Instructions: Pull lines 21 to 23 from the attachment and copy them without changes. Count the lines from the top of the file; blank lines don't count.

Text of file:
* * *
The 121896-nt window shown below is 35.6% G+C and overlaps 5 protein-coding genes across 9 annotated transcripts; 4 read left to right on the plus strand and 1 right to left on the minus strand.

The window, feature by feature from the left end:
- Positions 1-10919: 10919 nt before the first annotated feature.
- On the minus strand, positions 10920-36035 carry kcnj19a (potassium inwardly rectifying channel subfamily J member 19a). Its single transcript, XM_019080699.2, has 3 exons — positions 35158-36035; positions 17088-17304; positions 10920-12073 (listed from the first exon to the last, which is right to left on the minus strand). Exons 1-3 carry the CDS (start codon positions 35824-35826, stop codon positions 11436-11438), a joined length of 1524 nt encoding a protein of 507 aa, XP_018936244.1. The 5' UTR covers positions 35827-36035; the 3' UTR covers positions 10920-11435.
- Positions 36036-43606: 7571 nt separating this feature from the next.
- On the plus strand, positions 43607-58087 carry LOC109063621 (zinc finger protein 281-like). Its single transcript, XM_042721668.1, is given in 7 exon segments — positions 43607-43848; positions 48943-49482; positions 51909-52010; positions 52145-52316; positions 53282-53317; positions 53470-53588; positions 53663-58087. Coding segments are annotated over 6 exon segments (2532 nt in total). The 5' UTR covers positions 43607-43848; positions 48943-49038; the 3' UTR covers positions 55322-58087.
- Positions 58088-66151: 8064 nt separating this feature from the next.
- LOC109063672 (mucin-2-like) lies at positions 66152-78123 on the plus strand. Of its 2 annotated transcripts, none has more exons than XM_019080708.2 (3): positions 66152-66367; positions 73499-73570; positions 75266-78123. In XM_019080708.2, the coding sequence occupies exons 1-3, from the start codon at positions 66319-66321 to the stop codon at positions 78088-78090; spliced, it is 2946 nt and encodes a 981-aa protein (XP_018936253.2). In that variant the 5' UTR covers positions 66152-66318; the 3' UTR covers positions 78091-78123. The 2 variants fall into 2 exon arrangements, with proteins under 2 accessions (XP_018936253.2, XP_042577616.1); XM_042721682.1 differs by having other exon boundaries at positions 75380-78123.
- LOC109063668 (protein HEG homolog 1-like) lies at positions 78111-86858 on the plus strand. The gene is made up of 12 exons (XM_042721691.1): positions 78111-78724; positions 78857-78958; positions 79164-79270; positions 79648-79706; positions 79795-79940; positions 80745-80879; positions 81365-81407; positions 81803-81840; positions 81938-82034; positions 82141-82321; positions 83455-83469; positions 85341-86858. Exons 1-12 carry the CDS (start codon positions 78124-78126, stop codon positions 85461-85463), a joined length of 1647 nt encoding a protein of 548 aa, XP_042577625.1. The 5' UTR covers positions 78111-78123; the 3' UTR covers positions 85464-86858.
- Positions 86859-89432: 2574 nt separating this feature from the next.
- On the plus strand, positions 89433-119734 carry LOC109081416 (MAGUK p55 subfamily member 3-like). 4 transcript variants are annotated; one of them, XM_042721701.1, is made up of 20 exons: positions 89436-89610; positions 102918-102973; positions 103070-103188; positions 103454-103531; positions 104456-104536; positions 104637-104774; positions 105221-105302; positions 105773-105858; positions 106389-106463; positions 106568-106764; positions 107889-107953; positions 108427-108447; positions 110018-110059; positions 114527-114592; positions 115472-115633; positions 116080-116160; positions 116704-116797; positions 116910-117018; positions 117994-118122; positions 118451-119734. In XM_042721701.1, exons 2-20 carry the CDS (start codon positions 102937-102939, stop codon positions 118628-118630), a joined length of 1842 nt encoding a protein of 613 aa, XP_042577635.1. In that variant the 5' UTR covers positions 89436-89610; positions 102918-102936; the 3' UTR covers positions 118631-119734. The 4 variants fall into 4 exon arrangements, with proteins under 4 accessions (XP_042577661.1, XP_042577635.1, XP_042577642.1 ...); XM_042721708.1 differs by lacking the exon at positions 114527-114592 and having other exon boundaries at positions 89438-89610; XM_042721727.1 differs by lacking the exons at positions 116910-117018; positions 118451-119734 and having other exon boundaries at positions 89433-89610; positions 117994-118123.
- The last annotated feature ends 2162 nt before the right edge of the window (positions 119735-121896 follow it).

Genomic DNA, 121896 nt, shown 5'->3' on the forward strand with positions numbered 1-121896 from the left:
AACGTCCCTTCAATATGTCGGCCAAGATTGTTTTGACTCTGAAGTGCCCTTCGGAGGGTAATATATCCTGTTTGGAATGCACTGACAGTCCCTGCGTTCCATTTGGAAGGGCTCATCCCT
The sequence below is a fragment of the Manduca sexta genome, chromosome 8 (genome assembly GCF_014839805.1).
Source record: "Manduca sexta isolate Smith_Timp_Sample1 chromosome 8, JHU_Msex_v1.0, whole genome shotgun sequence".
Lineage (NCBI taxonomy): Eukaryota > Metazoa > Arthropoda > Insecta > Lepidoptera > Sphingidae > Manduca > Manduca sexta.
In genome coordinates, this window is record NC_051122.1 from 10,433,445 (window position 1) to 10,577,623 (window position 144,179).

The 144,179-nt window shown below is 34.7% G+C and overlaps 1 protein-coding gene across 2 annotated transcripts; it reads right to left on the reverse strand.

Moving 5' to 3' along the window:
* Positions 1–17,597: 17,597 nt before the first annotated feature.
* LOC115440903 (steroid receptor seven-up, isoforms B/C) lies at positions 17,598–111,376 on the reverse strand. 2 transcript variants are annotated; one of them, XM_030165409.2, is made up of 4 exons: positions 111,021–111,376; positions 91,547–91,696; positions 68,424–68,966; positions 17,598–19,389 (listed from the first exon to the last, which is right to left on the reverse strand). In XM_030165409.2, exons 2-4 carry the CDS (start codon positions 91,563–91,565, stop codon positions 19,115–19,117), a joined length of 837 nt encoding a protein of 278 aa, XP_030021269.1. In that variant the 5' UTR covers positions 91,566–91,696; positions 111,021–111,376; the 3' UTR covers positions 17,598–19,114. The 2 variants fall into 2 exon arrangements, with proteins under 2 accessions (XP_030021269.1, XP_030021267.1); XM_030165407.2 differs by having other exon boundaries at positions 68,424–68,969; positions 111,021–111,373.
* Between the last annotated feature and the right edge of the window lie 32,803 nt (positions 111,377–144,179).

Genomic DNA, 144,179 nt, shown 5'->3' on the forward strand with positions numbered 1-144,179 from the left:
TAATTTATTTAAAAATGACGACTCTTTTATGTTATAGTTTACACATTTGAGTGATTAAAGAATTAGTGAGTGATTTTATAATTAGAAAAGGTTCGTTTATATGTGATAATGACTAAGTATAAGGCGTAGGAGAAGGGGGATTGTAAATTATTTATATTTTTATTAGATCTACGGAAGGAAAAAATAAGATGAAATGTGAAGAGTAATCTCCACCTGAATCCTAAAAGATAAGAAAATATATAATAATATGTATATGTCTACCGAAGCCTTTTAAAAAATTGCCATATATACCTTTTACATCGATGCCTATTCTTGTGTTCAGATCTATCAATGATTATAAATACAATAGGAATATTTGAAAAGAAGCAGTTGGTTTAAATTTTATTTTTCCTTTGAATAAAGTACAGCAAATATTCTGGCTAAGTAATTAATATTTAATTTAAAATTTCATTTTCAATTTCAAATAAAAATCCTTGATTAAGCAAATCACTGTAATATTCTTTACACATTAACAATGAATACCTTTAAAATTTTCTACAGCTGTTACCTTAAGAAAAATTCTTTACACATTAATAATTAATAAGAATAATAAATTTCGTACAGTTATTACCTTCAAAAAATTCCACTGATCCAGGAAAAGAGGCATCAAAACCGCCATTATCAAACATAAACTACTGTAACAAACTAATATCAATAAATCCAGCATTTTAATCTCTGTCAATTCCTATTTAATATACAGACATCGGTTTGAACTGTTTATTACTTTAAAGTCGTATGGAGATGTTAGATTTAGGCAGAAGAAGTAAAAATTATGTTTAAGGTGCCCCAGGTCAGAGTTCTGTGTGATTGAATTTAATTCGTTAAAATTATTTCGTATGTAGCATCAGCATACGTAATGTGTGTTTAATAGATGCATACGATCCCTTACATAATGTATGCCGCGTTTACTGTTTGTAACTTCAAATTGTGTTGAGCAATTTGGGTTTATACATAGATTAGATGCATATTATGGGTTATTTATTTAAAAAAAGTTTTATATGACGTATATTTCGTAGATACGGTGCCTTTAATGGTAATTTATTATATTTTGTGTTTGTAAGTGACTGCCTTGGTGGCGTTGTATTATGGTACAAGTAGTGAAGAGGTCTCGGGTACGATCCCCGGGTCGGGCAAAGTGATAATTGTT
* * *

* Positions 1–17,597: 17,597 nt before the first annotated feature.
* LOC115440903 (steroid receptor seven-up, isoforms B/C) lies at positions 17,598–111,376 on the reverse strand. 2 transcript variants are annotated; one of them, XM_030165409.2, is made up of 4 exons: positions 111,021–111,376; positions 91,547–91,696; positions 68,424–68,966; positions 17,598–19,389 (listed from the first exon to the last, which is right to left on the reverse strand). In XM_030165409.2, exons 2-4 carry the CDS (start codon positions 91,563–91,565, stop codon positions 19,115–19,117), a joined length of 837 nt encoding a protein of 278 aa, XP_030021269.1. In that variant the 5' UTR covers positions 91,566–91,696; positions 111,021–111,376; the 3' UTR covers positions 17,598–19,114. The 2 variants fall into 2 exon arrangements, with proteins under 2 accessions (XP_030021269.1, XP_030021267.1); XM_030165407.2 differs by having other exon boundaries at positions 68,424–68,969; positions 111,021–111,373.
* Between the last annotated feature and the right edge of the window lie 32,803 nt (positions 111,377–144,179).